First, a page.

Happy trails,

Mike Parnell

P.S. For more information about crane operations refer to ASME B30.5 Mobile and Locomotive Cranes and ASME B30.2 Overhead and Gantry Cranes. Both ASME Volumes are available at the iti.com/bookstore or asme.org.

 

Cranes, Rigging and the Peter Principle

Posted by Mike Parnell on Nov 10, 2011 12:11:00 PM

ITI trainingOur industry depends on cranes, rigging and other load handling equipment. The big key to success is having folks who are competent, qualified and capable at multiple levels to be able to safely and effectively get work done.

If you have a solid knowledge base in the rudimentary operations and practices of load handling, you should get ready for the next step. Why? You are the future of our industry. You may well be appointed to the next level of oversight that incorporates the use of the equipment and the procedures related to project execution.

mike parnell ITIIf you are being considered or have been appointed as a foreman or supervisor to manage any size crew who uses cranes and rigging, you will want to further your education in the subjects of your profession. In the 1968 book called “Peter Principle”, by Laurence J. Peter (1919-1990), Mr. Peter observed that in some cases, people tend to be promoted until they reach their level of incompetence. Their advancement to a new job is based on their previous successes that demanded a limited set of skills. Their new assignment may incorporate some of their existing skills but also demand competency in areas that they may not be prepared for. Don’t be a living example of the Peter Principle.

Take a pro-active approach today and get the proper tools for your new and expanding assignment. These tools involve skills and knowledge of the subject matter. In our world that may mean exposure to a few subjects like:

            1. Advanced Rigging Inspection and Trouble Shooting

            2. Intermediate and Advanced Rigging

            3. Mobile Crane Operations and Load Chart Interpretation

            4. Lift Director Responsibilities

            5. Lift Planning

            6. Accident Investigation

            7. Crane and Rigging Audits

            8. Crane Inspections

            9. Safety Procedures, LOTO, PPE and HazMat

            10. Crane Assembly/Disassembly

            11. Contingency Planning

            12. Emergency Response

Others in your organization are depending on your current and future work skills and operational knowledge. Make sure your competency grows with your assignments. If you are ready for the next step, visit our website (www.iti.com) and see which of our programs can help you avoid the Peter Principle.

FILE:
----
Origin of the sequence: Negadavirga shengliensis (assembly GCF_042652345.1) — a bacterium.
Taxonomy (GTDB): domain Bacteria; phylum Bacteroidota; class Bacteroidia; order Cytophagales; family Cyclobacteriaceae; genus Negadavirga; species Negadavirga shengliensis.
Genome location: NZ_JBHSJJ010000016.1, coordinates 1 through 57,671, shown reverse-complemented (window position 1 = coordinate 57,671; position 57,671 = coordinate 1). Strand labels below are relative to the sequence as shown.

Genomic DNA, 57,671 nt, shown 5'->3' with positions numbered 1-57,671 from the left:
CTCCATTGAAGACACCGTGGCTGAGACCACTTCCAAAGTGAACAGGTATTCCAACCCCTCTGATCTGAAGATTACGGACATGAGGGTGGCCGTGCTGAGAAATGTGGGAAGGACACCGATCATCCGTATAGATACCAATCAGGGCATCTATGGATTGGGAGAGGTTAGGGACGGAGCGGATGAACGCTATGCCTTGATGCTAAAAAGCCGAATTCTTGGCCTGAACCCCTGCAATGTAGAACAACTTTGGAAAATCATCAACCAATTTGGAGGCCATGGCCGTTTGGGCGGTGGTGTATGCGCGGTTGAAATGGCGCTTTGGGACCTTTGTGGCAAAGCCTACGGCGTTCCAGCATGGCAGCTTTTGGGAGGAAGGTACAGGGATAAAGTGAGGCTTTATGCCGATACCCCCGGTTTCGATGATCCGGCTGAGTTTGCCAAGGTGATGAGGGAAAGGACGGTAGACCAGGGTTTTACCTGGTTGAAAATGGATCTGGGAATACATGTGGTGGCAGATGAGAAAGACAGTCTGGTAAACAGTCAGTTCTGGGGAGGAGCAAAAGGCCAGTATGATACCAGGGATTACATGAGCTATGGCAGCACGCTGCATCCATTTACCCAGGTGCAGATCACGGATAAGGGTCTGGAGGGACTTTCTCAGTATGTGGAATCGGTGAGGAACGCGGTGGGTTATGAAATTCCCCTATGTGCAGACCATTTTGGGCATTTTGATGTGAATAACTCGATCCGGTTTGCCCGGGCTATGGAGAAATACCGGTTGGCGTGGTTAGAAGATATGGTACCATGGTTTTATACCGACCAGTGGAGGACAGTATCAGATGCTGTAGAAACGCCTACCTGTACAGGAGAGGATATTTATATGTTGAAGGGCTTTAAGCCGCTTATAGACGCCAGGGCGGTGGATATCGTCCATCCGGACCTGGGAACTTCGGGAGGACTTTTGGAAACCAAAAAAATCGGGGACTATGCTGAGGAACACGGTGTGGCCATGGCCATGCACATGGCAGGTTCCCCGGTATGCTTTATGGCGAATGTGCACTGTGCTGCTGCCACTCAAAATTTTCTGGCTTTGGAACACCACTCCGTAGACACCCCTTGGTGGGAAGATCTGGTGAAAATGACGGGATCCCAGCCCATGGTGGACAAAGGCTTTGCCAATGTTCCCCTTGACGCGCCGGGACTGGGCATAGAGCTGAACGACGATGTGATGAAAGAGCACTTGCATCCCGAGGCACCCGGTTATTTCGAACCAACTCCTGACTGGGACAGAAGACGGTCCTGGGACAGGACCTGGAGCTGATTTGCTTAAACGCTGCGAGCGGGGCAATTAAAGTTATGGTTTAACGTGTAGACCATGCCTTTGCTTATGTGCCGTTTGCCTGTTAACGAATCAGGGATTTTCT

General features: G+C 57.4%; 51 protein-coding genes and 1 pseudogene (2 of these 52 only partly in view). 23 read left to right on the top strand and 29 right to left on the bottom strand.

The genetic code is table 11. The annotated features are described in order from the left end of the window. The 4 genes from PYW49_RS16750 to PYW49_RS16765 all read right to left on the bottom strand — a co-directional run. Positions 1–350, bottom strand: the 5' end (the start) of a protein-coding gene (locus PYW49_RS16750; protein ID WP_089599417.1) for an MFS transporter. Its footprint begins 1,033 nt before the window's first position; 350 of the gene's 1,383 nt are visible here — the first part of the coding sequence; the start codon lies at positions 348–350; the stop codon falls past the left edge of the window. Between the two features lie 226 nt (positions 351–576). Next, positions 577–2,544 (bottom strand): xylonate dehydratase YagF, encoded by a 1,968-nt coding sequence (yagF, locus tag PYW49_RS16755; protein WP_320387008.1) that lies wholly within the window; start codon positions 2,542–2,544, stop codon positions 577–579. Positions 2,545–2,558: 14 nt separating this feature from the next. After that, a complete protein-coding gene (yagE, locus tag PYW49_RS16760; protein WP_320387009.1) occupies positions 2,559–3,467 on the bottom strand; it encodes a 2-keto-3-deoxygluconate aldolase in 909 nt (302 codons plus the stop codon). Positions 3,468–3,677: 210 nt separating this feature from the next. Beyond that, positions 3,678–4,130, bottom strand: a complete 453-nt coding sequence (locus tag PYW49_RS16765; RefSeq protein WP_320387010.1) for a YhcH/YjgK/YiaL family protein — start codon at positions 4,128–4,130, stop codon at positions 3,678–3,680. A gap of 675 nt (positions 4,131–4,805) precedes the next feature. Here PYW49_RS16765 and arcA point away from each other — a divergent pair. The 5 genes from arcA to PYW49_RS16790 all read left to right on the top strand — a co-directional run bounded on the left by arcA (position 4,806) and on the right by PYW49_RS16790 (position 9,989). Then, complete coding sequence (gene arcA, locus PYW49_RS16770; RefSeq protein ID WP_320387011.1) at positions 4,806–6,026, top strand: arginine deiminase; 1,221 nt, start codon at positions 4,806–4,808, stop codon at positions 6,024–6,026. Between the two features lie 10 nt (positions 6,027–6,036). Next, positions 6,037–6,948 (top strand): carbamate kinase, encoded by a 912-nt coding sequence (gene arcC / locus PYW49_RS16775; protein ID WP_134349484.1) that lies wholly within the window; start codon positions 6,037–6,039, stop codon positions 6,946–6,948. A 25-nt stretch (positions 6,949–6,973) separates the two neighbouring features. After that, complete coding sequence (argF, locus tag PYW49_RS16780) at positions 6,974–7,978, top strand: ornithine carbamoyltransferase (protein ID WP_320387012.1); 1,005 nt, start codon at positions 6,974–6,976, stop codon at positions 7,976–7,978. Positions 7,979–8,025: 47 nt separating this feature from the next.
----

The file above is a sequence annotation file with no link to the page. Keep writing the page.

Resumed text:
Happy trails,
Mike Parnell

P.S. Believe me when I tell you that at ITI, all of our trainers and consultants are asked to live by an axiom that reflects this article; “Be a student first and a trainer second”. I get up each morning and wonder what will I learn today? What questions can I ask, who can give me insight that I don’t have, and what situation can I learn from, that will make me better prepared for tomorrow?  Would you forgive a seasoned veteran (old man) for being a little preachy?

Proverbs 4:7 Wisdom is the principal thing; therefore get wisdom: and with all thy getting get understanding.

Topics: crane & rigging training, Industrial Training, rigger training, ITI, mike parnell

Video - A World Leader in Crane & Rigging Training - ITI

Posted by Mike Parnell on Sep 8, 2011 11:12:00 AM

Learn why Industrial Training International is a world leader in crane and rigging training.

 

Topics: ITI

5 Items to Consider When Installing Welded Pad Eyes for Rigging

Posted by Industrial Training International on Jul 11, 2011 8:19:00 AM

Structural Connection Points for Attaching Chain Hoists (load drifting)

welded padeyes4riggingIn power plants, refineries, aboard ships, in paper mill and other industrial settings, equipment must be installed or removed to accommodate the facility’s operation. Often riggers must be creative when rigging loads in tight quarters where there are no existing overhead cranes.

If the proposal is to use existing structural beams or columns for chain hoist connections prior to a load drifting activity a number of things should take place.